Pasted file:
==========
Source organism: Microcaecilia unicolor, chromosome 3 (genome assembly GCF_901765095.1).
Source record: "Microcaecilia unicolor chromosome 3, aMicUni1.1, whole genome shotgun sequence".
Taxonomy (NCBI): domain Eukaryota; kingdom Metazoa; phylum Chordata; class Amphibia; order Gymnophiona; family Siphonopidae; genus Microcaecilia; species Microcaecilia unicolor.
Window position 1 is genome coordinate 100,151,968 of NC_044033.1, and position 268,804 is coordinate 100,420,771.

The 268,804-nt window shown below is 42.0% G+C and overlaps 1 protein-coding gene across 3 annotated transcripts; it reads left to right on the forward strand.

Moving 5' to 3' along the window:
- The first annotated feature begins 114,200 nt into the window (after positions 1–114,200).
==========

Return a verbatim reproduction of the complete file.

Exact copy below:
Source organism: Microcaecilia unicolor, chromosome 3 (genome assembly GCF_901765095.1).
Source record: "Microcaecilia unicolor chromosome 3, aMicUni1.1, whole genome shotgun sequence".
Taxonomy (NCBI): domain Eukaryota; kingdom Metazoa; phylum Chordata; class Amphibia; order Gymnophiona; family Siphonopidae; genus Microcaecilia; species Microcaecilia unicolor.
Window position 1 is genome coordinate 100,151,968 of NC_044033.1, and position 268,804 is coordinate 100,420,771.

The 268,804-nt window shown below is 42.0% G+C and overlaps 1 protein-coding gene across 3 annotated transcripts; it reads left to right on the forward strand.

Moving 5' to 3' along the window:
- The first annotated feature begins 114,200 nt into the window (after positions 1–114,200).